I hate Venn Diagrams — with a passion. Yet, Caddie Woodlawn is the first book (thing, idea, WHATever) to make me want to produce one. Seriously!
Why? ‘Cause it’s a whole lot like the Little House books. After having read it, I don’t actually understand how someone could really say they preferred one over the other due to the “story” or Caddie as a person versus Laura. There is a place for both, without really needing a preference.
The setting for Caddie Woodlawn is in a settlement in Wisconsin. Little House in the Big Woods is set in the woods of Wisconsin. That both stories would outline Wisconsin as a place for growth and settlement is interesting. However, (clue word for difference if you’re in elementary school), Caddie’s family lives in a rather large, established home with grounds and hired workers. Laura Ingalls Wilder’s family lives in a modest home, with some land, but no helpers. While Caddie (Caroline) will end up growing up in Wisconsin, Laura will move about the midwest as her father searches for a place with fewer people.
Their family units are both large, but different in that largeness. Caddie Woodlawn mentions Clara, Warren, Tom, Hetty, Minnie and Joe, with a sister who died. Laura’s family consisted of Mary, Laura, Carrie, Grace, and a brother who died. Since Caddie’s father pushes her mother to allow Caddie to be raised as a tom-boy (due to recuperating from an illness), and she has brothers, many of her adventures are those of a young man at that time. However, Laura’s mother (like Caddie’s) expects her daughter to grow up and take on family responsibilities, so Laura’s tom-boyish nature is generally squashed by her mother. I think both girls have the SPIRIT; however, both don’t have the opportunity. I imagine that the Little House series would be different had Charles Ingalls been allowed to raise Laura in a less “civilized” manner, and that she had older brothers.
Both Caddie and Laura’s mothers were from “back east” and generally wanted their daughters to grow up to be civilized, polite, polished, and accomplished young ladies. Both women expected a lot from their girls and merely tolerated the tom-boy nature that both girls had. While I had been told by a woman that she preferred Caddie Woodlawn because “it didn’t have all that guilt about being proper in it.” I have to say, it does. Both protagonists are abundantly aware that they are not pleasing their mothers through these actions. At the end of Caddie Woodlawn, as she begins to show interest in the home arts, she leads her brothers into them as well. The Woodlawn family encourages this since it won’t hurt a boy to know how to do things around the house.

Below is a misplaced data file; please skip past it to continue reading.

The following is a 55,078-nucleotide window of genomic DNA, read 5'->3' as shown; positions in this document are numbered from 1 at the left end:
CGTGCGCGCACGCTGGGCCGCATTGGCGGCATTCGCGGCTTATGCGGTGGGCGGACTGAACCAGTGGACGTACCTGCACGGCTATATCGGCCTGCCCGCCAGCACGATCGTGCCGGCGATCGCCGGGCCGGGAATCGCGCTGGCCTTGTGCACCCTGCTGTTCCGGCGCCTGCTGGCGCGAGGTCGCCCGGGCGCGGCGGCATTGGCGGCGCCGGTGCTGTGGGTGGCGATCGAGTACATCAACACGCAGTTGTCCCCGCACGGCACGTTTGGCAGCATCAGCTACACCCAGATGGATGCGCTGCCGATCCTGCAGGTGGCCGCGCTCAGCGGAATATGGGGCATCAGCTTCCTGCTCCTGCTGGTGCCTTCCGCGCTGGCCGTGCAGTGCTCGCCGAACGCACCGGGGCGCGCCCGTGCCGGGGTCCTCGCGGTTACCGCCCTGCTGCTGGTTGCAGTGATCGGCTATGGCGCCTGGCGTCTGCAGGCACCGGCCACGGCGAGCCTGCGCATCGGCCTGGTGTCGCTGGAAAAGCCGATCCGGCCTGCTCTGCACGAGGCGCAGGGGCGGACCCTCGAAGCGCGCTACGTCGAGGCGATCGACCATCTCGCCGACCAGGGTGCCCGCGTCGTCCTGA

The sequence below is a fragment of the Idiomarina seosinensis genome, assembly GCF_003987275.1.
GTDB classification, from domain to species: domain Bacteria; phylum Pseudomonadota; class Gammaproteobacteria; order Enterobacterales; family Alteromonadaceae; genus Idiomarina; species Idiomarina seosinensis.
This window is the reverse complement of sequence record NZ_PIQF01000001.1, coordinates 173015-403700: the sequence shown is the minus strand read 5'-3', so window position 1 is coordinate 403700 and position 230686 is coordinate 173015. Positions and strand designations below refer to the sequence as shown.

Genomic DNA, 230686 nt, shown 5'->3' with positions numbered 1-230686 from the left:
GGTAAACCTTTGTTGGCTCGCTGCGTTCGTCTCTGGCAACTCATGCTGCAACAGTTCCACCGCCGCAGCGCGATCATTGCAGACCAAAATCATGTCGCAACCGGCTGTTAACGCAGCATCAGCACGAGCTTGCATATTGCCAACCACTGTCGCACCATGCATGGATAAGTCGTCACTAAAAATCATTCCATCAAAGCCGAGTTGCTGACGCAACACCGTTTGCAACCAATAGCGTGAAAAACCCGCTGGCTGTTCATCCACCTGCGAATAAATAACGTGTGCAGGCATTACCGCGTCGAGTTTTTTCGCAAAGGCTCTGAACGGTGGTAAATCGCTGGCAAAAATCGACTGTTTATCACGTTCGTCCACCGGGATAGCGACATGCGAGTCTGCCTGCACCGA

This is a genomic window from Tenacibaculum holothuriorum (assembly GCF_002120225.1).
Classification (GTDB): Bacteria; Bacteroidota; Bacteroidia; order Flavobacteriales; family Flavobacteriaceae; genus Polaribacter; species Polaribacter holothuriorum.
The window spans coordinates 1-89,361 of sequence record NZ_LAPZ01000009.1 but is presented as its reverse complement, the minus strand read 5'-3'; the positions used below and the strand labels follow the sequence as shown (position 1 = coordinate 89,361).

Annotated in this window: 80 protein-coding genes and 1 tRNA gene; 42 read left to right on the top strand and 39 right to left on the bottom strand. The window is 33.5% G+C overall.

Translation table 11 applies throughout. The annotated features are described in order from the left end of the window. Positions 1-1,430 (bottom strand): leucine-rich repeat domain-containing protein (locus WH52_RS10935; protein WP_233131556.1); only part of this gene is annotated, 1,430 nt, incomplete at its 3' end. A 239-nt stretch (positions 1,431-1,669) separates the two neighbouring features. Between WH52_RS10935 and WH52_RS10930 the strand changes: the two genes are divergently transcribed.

I did find, and I feel this is a justified criticism, that Caddie Woodlawn is less tied to gender roles than the Little House series. It IS a feminist book. Caddie’s mother does more than tolerate her daughter’s pluck, initiative, and athletic endeavors. She allows this without saying too much, which is more than Caroline Ingalls does. Caroline Ingalls works very hard to bring Laura back into the norm. By allowing Tom and Warren to take on household duties, the Woodlawn family encourages the closeness of the siblings, allowing Caddie to feel her way into the feminine arts, without losing her friends in the process. Throughout the Little House series, despite the fact that Laura shows pluck and initiative (and despite what we learn about her later as a writer, wife, mother and business-woman), her books really do seem to encourage being a “little lady” and actively discourage any feminism or gender equality issues.